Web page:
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Road Trip - Avoid Weight Gain on the Road

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Updated April 18, 2011

Ever taken a 2,500-mile, 6-day trip from California to Illinois with two cats in the car in the hottest part of summer? No? That's what my husband and I did several years ago. When it came to staying fit, this road trip was certainly a challenge. If you're in the same boat, you know that avoiding the weight gain that often accompanies the junk-food laden highways can be tough. I've moved three times in the past 5 years and have come up with a few ideas for staying healthy and sane.

The Food Factor

One of the biggest issues with road trips comes down to food -- namely, junk food. Who hasn't scarfed down too much fat-laden, sugar-infested gunk while on the road to somewhere? It's hard to eat healthy on the road because your choices often range from gas stations and mini-marts to fast food joints. While you might find some healthy choices at gas stations and the like, after you've been forced into a drive-inducing coma, that 800-calorie chocolate chip muffin starts to look pretty darn good.

So how do you avoid those drive-by junk food frenzies? Here are a few ideas my husband and I came up with:

1. Stock up on the healthy stuff. One reason we eat junk on the road is because we're bored. After a long drive of a whole lotta nothing, what's more exciting than injecting a little fat and sugar into old bloodstream? Perhaps what's not so exciting is the size of your rear after several days of that type of behavior. One way to avoid the crap is to have plenty of healthy items available. Stock a cooler with plenty of water, fruit, yogurt and cut veggies to munch on to help you avoid temptation.

2. No more than one junky purchase per day. Healthy cooler aside, most of us will probably eat junk (whether by necessity or desperation) on the road. To deal with this, do what we did: Decide you can eat one junk item each day. Make it as unhealthy as you like within limits -- no trans fat, nothing over 400 calories and it should have at least one redeeming quality (like vitamins and minerals).

3. Only salads or grilled items at fast food restaurants. Luckily, most fast food joints have healthy salads, providing you watch the dressing and the toppings. Grilled chicken sandwiches can be a good choice if you watch the sauce. Before your trip, check websites for nutritional information so you know what to order beforehand.

The Bootie Factor

The next thing to think about, which is directly related to what you eat, is the Bootie Factor -- namely, how to keep yours from spreading. You also want to keep the circulation going to avoid the aches and pains that come with sitting for hours at a time. To do that, you might have to make some tough choices:

1. Stop every hour. This may be tough for many of you, but you'll feel much better if you take some time to work out the kinks. When planning your trip, allow for a little time to stop every hour so you can stretch, walk around and take a break from the car.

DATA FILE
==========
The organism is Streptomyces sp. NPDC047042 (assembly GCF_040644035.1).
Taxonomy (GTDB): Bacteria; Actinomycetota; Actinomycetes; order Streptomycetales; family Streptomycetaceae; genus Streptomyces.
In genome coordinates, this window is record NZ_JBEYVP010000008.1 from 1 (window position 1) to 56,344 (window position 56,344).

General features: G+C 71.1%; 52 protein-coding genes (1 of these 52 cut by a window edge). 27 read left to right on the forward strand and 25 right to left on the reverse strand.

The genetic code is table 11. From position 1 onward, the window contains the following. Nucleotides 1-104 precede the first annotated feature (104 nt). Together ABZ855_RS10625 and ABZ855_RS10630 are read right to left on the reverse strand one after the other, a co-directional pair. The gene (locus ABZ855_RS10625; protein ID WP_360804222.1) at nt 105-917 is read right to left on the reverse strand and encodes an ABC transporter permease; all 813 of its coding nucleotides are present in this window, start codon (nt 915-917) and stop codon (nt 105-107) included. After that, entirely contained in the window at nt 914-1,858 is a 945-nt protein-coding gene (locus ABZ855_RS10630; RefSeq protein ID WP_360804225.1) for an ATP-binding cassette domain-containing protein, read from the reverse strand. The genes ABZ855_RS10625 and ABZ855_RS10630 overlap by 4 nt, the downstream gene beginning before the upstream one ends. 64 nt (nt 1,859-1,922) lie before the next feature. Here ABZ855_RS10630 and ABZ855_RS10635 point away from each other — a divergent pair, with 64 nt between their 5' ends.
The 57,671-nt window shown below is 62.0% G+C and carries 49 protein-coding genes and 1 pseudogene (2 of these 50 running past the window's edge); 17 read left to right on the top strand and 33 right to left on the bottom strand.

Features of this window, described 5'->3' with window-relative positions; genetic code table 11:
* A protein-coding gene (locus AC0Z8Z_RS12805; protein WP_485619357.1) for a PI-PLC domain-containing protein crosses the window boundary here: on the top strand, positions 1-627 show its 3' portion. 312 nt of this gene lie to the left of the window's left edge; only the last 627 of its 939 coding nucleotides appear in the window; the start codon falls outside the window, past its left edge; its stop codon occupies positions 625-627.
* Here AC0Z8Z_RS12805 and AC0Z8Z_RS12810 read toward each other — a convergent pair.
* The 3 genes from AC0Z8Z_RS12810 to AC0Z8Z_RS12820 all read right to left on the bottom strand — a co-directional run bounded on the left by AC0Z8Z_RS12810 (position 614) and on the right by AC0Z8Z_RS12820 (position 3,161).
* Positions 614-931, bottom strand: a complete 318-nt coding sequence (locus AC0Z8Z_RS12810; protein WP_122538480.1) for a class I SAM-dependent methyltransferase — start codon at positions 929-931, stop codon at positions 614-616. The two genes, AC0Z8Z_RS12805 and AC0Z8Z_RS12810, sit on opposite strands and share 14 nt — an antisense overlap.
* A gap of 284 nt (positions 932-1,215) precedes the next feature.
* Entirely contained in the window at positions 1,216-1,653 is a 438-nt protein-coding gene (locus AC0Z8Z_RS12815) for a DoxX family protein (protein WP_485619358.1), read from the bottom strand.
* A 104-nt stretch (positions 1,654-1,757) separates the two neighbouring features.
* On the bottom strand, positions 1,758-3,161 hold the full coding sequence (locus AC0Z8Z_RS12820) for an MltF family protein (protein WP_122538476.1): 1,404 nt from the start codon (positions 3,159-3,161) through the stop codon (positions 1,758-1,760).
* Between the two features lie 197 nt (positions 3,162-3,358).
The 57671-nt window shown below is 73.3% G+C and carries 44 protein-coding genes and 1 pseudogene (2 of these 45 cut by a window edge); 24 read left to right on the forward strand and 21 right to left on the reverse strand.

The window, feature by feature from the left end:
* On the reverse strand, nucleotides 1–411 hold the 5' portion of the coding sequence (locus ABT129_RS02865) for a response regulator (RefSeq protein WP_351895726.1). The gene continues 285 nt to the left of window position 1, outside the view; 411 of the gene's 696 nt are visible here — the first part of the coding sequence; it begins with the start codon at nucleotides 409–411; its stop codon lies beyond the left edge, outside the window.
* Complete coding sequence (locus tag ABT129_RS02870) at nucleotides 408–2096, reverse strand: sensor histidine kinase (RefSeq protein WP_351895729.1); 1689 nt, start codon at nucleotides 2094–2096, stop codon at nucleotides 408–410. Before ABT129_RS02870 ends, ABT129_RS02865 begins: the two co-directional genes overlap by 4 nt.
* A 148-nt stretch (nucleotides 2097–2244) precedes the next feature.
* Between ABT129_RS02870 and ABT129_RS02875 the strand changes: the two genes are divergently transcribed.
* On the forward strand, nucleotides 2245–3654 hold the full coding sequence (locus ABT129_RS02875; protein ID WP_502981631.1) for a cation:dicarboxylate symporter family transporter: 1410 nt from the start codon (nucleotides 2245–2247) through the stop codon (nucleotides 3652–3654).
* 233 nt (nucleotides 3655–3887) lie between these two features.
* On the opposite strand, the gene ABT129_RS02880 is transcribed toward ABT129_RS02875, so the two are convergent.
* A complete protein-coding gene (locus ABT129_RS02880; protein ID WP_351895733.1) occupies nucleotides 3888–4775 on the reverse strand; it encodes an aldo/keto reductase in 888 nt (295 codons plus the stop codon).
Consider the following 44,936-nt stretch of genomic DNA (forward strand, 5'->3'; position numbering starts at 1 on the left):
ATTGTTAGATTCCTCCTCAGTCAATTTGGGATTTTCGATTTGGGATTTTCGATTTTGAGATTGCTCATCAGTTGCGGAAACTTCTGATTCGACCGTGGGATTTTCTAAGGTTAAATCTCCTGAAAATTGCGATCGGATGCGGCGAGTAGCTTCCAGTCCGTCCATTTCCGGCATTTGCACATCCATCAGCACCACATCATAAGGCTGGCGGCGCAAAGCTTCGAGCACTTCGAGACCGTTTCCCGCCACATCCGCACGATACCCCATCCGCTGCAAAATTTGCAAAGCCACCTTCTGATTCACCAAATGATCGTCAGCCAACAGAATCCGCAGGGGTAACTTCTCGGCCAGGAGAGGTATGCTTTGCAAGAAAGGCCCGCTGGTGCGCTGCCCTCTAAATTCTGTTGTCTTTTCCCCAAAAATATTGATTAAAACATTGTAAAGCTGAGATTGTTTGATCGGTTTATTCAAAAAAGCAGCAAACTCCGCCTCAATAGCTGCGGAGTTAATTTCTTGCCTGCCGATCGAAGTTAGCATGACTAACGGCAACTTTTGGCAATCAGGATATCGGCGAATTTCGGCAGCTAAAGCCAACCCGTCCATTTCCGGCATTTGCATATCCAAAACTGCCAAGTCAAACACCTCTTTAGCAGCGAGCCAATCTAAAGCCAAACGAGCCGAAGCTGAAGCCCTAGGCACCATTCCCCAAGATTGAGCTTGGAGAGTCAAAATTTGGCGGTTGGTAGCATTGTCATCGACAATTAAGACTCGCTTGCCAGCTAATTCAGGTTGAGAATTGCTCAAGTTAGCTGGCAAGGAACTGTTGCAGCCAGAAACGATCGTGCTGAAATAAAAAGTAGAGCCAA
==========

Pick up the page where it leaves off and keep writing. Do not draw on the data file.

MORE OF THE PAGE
2. Move it or lose it. Exercising on road trips can be tough, especially if you tend to stay in the first hotel you come to. Many roadside hotels are not of the 4-star variety, so fitness rooms may be scarce. Plan on running or walking before you get started each morning (providing there's a safe place to go). Even 10 minutes is better than nothing and it will help generate some energy for the long drive ahead. For strength training, take a resistance band with you and squeeze in a few short exercises to keep up your strength and preserve your muscle mass.

3. Car-robics. OK, I just made that up. But, it is possible to move around in a car. Try isometric movements to keep the blood moving -- squeezing and releasing different muscles. While this won't necessarily build strength, it will keep you occupied. Here's the plan:

  • Contract the abs by pulling the belly button toward the spine (don't hold your breath). Hold for 2 seconds, release and repeat 16 times.
  • Place a pillow or towel between the knees and squeeze. Hold for 2 seconds and release slightly, repeating for 16 times.
  • Hold a pillow between hands at chest level (or just press palms together) and squeeze for 2 seconds, release and repeat 16 reps.
  • Place palms on the ceiling of the car, shoulder-width apart. Press into the top for 2 seconds and release for 16 reps.
  • Lean over and wrap arms behind the knees, grabbing onto each elbow. Using legs as an anchor, pull your torso away from your body, rounding the back up towards the sky for a great back stretch.

Whether you're moving across the country, or hitting the road for an adventure, you can make your trip healthy with a little planning and preparation. Work out your own strategies for eating healthy and staying active on the road.

Related Video
How to Prepare a Car for a Road Trip
Make Road Trips With Children Fun
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